And as I write this, somehow, the thought of me, my underpants and my father reminds me of the time that, at about 6 or 7, I was going "commando" for reasons known best only to myself and as I zipped up, I managed to get a fairly sensitive part of my anatomy caught in the zipper. That would have been my johnson. You know, my weiner, my burrito, my wrench, my pud, my trouser snake. Call it what you will, it was caught in my zipper and it hurt like hell.
And honest to God, I didn't know whether I should zip up or zip down at that point. Fortunately for me, my father knew the answer. Down. Definitely down.
I'm sure I remember him laughing as he yanked it down and released that bald-headed mouse from the zipper. Actually, the whole family had gathered 'round for it, both my parents and both of my sisters. Another Hinkle family event. We were close like that.
I remember my mother asking me why the hell I was wearing shorts with no underpants. Beats the hell out of me, but I sure haven't done it since then. Some lessons are learned more quickly than others.
Anyway, Happy Father's Day to my Dad. It's been 30 years, but I still miss him.
Wednesday, June 17, 2009
This is a stupid campaign.
Stereotype white-than-white white people are morons acting out black stereotypes. Or something.
I mean, I just don't get the connection between a white guy acting like his idea of a black guy and a liquor store with good prices.
But then, I'm a hopeless hack. Maybe someone who really understands creative can 'splain it to me.
Personally, black and white people both have a good reason to burn the place to the ground, I think.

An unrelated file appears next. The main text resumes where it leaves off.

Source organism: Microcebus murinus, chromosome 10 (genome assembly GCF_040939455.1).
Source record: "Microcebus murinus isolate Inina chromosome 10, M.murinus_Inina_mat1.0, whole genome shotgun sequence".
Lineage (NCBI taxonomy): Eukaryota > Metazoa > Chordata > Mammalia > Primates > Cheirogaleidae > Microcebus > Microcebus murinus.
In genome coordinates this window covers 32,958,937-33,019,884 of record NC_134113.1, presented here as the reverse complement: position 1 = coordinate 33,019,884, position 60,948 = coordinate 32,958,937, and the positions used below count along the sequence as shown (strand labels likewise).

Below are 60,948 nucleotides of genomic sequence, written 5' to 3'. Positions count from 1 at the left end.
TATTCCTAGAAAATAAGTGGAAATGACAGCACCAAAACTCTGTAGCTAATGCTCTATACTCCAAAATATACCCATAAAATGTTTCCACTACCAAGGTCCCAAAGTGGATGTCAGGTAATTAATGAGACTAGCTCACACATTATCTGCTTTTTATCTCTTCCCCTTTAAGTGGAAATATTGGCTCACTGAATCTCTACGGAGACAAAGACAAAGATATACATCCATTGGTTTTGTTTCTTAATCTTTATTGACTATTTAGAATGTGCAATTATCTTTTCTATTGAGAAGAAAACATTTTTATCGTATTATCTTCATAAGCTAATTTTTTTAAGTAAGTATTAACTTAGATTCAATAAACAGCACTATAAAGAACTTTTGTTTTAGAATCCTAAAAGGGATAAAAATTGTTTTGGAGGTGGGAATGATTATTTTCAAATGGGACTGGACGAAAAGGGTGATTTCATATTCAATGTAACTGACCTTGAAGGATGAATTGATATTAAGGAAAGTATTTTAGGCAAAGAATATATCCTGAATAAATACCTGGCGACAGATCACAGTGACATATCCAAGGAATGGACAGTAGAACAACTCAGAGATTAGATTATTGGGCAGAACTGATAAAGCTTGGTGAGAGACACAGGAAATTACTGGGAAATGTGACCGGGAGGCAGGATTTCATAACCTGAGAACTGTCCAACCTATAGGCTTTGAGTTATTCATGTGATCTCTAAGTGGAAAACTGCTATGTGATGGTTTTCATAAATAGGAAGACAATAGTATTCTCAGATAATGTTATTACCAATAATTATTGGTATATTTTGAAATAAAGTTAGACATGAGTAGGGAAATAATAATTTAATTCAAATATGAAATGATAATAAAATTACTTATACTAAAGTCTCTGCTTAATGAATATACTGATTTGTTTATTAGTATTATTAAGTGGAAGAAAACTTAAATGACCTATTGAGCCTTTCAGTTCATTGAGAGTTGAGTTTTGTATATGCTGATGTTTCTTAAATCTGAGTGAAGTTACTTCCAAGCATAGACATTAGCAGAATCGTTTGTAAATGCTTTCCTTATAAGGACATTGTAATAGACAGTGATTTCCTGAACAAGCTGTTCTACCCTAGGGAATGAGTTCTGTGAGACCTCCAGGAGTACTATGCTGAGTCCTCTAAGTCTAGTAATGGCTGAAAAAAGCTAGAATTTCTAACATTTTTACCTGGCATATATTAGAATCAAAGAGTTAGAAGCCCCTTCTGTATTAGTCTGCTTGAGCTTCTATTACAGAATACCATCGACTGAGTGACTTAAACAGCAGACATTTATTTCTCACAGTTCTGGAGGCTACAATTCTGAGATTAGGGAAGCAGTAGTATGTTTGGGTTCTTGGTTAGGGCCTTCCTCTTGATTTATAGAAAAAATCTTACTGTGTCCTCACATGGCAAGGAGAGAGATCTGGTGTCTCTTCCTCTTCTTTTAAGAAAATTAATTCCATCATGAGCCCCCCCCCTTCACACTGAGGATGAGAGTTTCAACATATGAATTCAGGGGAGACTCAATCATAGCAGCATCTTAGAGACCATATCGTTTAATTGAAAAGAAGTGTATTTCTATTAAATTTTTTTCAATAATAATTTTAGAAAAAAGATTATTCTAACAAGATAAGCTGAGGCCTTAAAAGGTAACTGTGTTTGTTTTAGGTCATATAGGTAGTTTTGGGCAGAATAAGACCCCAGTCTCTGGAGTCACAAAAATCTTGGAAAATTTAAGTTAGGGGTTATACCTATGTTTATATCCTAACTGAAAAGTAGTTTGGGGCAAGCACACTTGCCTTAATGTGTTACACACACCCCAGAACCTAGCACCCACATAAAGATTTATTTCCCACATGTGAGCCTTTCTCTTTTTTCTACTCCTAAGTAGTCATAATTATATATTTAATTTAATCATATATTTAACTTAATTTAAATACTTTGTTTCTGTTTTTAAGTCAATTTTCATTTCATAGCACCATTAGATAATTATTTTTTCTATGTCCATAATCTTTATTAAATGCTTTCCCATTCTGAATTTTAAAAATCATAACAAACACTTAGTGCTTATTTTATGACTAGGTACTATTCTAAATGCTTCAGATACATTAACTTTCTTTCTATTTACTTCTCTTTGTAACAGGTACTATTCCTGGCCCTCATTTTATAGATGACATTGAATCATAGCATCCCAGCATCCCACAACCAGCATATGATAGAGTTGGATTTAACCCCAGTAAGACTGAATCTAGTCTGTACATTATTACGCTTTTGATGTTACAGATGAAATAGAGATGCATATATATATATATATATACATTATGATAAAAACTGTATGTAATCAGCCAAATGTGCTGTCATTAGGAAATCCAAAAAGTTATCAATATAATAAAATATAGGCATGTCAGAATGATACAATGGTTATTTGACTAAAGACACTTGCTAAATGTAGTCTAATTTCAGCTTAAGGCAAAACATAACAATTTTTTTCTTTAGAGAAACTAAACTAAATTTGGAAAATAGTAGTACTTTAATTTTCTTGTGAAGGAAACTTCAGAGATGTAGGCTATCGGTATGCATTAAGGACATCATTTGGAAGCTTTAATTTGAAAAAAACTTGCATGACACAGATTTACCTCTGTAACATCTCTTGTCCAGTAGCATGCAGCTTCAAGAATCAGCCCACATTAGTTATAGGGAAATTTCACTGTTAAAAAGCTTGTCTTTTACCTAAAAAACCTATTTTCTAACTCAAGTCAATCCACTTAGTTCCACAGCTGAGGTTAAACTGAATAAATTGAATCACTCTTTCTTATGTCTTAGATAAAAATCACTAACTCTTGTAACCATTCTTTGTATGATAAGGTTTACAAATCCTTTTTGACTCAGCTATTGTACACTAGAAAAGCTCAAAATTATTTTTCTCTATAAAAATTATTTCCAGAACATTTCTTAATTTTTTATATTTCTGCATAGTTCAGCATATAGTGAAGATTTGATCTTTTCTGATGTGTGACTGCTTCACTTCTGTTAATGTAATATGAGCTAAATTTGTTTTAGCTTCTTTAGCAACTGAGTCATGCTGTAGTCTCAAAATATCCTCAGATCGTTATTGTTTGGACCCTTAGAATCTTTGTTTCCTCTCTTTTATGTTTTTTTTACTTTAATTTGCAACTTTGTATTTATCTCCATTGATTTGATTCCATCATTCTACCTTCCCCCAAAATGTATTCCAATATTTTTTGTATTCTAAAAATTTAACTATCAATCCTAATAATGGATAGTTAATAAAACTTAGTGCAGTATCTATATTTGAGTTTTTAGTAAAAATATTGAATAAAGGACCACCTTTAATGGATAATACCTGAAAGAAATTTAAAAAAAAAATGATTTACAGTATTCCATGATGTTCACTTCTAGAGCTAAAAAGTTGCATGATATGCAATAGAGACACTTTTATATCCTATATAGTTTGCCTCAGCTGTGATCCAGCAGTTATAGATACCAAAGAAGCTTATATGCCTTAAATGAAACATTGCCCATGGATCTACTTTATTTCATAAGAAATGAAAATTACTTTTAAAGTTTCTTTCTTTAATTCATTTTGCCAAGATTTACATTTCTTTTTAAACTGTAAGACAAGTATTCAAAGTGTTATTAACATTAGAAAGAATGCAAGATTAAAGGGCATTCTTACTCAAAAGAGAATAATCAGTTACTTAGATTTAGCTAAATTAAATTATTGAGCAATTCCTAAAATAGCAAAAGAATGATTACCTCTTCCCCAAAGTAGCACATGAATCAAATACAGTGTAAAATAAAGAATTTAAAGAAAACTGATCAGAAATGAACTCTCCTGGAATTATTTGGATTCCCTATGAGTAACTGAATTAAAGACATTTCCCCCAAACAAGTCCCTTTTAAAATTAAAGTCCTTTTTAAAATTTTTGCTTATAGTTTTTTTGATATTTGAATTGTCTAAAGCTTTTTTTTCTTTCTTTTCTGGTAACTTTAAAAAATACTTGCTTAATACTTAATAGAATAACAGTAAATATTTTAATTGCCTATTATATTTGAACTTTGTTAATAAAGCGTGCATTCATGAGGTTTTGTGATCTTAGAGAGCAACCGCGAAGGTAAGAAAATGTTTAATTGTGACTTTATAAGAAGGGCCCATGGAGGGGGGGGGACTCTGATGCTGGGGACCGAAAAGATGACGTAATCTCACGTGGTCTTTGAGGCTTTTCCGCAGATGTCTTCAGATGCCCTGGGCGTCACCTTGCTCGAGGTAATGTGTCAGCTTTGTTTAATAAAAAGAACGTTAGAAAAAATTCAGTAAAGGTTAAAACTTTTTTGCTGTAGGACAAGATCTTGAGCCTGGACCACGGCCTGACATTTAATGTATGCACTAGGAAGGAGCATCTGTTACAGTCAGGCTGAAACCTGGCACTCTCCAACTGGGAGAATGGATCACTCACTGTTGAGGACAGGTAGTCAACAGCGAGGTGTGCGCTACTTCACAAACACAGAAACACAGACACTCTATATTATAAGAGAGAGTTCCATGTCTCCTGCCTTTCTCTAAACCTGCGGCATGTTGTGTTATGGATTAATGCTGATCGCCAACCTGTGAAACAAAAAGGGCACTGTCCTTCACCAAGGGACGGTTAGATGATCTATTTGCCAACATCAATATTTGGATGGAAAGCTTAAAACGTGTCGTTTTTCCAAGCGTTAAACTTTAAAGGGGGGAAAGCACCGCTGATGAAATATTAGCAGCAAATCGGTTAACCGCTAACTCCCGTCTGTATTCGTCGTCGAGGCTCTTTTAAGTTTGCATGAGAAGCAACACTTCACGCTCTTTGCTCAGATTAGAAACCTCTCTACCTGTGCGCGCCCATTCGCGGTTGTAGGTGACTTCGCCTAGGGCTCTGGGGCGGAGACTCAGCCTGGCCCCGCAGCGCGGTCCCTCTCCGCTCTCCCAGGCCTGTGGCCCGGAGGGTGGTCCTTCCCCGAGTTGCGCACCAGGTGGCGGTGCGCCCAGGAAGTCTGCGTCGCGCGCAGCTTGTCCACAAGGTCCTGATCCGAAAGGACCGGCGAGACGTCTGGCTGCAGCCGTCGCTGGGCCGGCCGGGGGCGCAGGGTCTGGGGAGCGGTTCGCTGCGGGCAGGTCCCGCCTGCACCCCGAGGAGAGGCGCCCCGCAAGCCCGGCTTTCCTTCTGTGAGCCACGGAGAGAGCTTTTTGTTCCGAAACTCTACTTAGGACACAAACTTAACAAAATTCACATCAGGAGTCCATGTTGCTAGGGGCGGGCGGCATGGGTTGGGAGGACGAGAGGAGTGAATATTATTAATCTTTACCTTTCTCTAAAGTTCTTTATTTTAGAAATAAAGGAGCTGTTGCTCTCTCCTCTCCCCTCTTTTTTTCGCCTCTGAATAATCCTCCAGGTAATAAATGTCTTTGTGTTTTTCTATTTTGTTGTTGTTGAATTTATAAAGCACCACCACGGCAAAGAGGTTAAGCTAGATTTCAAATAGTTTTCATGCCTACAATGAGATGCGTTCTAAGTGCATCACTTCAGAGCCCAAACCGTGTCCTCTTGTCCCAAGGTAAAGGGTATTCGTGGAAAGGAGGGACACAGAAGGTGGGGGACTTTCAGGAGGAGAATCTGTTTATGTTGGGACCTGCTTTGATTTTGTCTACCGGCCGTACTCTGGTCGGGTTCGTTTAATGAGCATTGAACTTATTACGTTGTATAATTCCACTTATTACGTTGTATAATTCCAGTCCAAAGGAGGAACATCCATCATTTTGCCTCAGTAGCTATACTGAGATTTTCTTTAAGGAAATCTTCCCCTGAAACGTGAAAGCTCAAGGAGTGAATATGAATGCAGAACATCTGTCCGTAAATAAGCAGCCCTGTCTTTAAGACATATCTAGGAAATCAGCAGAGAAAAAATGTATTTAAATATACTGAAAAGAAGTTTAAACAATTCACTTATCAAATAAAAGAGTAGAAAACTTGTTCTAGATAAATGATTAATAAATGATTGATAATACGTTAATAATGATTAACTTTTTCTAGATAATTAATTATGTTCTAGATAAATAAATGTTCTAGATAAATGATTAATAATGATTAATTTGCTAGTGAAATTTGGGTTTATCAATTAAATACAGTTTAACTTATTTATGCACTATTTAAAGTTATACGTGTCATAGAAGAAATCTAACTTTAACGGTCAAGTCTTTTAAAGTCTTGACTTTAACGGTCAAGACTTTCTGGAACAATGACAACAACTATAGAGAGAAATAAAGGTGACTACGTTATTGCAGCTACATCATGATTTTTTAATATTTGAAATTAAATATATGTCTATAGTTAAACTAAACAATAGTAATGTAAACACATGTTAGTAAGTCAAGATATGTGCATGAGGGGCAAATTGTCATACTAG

From Brew in Chicago, via Ads of the World.
Tuesday, June 16, 2009
But then two of my favorite shows are True Blood and Dexter, so what the hell do I know?
From BETC Euro RSCG, Paris via I Believe in Advertising.
(That's Paris, France. Not Paris Texas; Paris Idaho; Paris, Kentucky; Paris, Michigan; Paris, Mississippi; Paris Missouri; Paris, Arkansas -- or Paris Hilton.)
Tuesday, June 9, 2009
Heinz Ketchup/Catsup to be precise. I found it on Illegal Advertising, but don't know who did it. Based on what you see when you follow the YouTube links, my guess it it was somebody in Germany. Or somebody who writes in what looks to me like German.
It kind of reminds me of Stomp.
I just love Stomp.
And we're not a law firm or anything like that.
But as a service firm, we are consultants. I mean, we get paid to tell our clients what sort of advertising they ought to run, if they ought to run advertising, what the message out to be and so forth and so forth.
It's what we sell. Like, for a living.
So why is it that some people are so comfortable asking for free advice? If you want to pay us to work out your media strategy fine. But if you're going to do it yourself to save the money, don't send us e-mails asking whether you should be on the right-hand page or the left, whether you ought to be in the special section or not.
See, here's how it works (take notes if you must): If you hire somebody like us to place your media, then somebody like us does that sort of thinking and advising for you. If you opt not to hire somebody like us to do that work, then nobody like us has any reason to do that sort of thing for you for free.
It's commerce, m'dear. Capitalism. The American way.
Monday, June 8, 2009
Friday, June 5, 2009
"That's a real fine Thingamajig you've got for sale there."
"You best. Best there is. No finer Thingamajig in the land. Best money can buy."
"I see that."
"But it's not cheap. Gonna cost you a fair amount if you want this particular Thingamajig. See that price tag?"